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Liquid Biopsy Using Whole Blood from Testis Tumor and Colon Cancer Patients—A New and Simple Way?

Majewski, Matthäus1; Nestler, Tim2; Kägler, Sebastian3; Richardsen, Ines4; Ruf, Christian, G.2; Matthies, Cord3; Willms, Arnulf4; Schmelz, Hans-Ulrich2; Wagner, Walter3; Schwab, Robert4; Abend, Michael1

doi: 10.1097/HP.0000000000000867

Tumor cells shed exosomes, which are released to the blood. Detecting tumor-derived exosomes containing RNA in plasma (liquid biopsy) is currently being investigated for early identification of occult metastases or relapses. Isolation of exosomes is laborious, resulting in low RNA yields. As a more robust (but less sensitive) alternative, the authors examined whether whole blood can be used as well. Tumor samples from nonmetastasized seminoma (n = 5) and colon cancer patients (n = 6) were taken during surgery. Whole-blood samples were taken before and 5–7 d after surgery. A whole genome mRNA microarray screening was performed. Candidate genes were selected based on two criteria: (1) gene expression in the presurgical whole-blood sample/tumor biopsy; and (2) a two-fold decrease in the copy number of candidate genes was expected in the postsurgical whole-blood sample 5–7 d after intervention, relative to the presurgical blood sample. The rationale behind this is the loss of tumor material in the body and the decline in the release of tumor-derived RNA in exosomes. For both tumor entities and for each patient, several hundred candidate genes could be identified. In a group-wise comparison, 20 candidate genes could be identified in the seminoma and 32 in the colon cancer group. These findings indicate that whole blood might be suitable for a liquid biopsy. However, this study identified the short period after surgery (5–7 d) as a possible confounder. The authors plan to add an additional time point several weeks after the operation to discriminate tumor candidate genes from genes induced by the surgery.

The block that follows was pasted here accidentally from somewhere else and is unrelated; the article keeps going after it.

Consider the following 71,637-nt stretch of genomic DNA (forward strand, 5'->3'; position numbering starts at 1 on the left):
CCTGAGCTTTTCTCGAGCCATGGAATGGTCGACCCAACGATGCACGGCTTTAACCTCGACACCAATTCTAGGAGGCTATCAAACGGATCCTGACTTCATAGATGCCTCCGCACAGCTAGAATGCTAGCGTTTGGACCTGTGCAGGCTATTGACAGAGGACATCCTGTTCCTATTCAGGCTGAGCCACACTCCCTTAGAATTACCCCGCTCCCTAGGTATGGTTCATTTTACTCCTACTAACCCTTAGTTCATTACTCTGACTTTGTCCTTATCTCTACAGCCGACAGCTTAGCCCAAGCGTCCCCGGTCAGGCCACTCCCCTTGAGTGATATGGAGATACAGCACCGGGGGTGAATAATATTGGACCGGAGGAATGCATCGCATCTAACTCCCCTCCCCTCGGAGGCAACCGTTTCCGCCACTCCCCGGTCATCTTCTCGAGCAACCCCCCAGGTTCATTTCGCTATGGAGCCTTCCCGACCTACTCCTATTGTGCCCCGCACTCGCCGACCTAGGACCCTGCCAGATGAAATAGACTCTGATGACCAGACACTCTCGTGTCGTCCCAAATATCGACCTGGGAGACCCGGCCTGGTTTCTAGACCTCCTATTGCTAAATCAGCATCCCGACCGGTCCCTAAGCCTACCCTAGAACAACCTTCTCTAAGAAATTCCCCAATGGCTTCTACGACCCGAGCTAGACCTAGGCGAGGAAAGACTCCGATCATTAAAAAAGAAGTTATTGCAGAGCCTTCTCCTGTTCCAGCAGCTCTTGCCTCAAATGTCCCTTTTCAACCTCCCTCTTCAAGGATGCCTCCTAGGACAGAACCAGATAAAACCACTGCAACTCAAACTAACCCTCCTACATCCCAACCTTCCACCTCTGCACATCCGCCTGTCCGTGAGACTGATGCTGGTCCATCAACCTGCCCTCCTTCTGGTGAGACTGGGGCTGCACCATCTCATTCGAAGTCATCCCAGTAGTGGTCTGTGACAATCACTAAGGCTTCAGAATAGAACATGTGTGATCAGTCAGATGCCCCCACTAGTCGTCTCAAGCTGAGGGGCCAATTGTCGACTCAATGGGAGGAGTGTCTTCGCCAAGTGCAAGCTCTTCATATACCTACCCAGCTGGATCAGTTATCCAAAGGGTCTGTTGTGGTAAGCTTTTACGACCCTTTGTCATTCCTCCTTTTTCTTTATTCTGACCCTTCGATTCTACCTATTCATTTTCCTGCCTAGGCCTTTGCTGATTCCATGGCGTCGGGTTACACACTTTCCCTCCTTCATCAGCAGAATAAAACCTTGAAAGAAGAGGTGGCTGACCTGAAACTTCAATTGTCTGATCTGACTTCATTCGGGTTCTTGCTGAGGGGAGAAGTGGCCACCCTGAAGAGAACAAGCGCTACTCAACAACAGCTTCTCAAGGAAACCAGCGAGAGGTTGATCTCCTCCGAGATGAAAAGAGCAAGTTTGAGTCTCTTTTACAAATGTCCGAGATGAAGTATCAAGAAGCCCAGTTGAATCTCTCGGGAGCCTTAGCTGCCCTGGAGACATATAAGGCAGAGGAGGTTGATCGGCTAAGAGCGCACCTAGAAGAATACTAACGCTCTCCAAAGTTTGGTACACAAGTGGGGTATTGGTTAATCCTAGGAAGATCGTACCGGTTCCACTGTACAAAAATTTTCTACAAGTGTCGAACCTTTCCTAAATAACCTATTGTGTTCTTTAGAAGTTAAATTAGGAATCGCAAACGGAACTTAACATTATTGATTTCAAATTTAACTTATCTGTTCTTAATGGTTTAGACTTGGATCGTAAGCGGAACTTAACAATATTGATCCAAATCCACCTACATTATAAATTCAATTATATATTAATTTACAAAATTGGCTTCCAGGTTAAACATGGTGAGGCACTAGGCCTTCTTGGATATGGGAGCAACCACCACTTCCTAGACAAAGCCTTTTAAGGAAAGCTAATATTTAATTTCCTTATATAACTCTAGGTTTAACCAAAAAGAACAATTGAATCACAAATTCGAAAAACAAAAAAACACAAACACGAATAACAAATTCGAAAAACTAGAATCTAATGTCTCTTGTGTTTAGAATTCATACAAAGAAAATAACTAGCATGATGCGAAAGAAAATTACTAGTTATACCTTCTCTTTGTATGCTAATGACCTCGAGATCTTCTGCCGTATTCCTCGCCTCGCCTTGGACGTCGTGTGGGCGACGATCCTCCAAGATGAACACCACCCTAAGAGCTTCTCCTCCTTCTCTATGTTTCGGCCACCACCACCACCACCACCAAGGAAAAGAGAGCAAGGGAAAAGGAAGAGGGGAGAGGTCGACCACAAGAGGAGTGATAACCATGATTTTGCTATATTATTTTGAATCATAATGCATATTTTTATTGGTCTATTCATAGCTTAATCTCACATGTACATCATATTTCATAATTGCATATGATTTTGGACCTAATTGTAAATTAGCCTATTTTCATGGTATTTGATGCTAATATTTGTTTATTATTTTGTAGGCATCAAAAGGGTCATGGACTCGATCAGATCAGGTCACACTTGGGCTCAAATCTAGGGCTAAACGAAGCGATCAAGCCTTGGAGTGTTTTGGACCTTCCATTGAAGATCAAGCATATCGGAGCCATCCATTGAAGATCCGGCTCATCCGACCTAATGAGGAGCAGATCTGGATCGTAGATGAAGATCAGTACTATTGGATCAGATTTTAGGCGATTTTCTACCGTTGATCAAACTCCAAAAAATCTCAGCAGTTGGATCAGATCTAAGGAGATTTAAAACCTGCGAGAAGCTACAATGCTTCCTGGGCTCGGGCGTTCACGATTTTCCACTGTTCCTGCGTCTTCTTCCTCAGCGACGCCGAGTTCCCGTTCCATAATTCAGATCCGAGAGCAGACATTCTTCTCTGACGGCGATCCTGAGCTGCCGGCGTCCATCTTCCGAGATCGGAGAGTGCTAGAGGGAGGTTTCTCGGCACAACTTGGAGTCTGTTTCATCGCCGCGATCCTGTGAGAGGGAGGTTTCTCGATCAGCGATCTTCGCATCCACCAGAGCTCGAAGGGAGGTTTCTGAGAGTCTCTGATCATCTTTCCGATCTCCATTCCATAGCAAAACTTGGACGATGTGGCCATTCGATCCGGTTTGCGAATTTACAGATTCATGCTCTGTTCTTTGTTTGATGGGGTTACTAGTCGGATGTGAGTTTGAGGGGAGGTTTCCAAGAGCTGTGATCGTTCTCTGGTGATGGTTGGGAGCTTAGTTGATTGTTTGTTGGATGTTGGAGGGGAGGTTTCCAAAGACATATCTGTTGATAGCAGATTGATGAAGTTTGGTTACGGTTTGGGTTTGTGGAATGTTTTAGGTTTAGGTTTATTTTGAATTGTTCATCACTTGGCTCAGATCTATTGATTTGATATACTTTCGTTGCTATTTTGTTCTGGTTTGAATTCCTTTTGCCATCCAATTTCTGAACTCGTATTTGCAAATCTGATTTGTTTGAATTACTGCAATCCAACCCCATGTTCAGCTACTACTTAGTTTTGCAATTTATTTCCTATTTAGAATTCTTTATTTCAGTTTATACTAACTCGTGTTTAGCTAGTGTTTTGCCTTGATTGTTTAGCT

1Bundeswehr Institute of Radiobiology affiliated to the University Ulm, Neuherbergstraße 11, 80804, Munich, Germany;

2Department of Urology, Bundeswehr Central Hospital, Rübenacher Str. 170, 56072 Koblenz, Germany;

3Department of Urology, Bundeswehr Hospital Hamburg, Lesserstraße 180, 22049 Hamburg, Germany;

4Department of General, Visceral, and Thoracic Surgery, Bundeswehr Central Hospital, Rübenacher Str. 170, 56072 Koblenz, Germany.

The authors declare no conflicts of interest.

For correspondence contact: Matthäus Majewski, Bundeswehr Institute of Radiobiology affiliated to the University Ulm, Neuherbergstrasse 11, 80804, Munich, Germany, or email at

(Manuscript accepted 5 February 2018)

© 2018 by the Health Physics Society